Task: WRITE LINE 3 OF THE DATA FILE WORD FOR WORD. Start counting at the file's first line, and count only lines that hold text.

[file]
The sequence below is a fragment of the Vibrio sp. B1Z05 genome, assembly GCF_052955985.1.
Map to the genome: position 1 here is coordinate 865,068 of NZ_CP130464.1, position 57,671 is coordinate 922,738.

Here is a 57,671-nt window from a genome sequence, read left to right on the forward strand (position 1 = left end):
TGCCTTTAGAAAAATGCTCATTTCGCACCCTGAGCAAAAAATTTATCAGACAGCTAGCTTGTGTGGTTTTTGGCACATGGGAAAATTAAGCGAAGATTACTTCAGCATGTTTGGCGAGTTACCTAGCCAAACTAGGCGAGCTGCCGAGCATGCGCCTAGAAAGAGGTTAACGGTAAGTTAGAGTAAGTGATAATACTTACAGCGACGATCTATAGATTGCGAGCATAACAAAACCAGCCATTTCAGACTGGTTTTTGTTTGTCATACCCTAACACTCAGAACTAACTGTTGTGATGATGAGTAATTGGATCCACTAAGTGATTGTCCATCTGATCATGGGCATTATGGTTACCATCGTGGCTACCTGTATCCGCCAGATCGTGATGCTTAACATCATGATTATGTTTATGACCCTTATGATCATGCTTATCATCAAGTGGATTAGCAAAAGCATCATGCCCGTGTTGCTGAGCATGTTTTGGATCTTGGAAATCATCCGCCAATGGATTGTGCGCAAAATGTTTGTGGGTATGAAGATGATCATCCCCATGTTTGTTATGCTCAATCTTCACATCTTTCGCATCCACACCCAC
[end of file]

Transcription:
Here is a 57,671-nt window from a genome sequence, read left to right on the forward strand (position 1 = left end):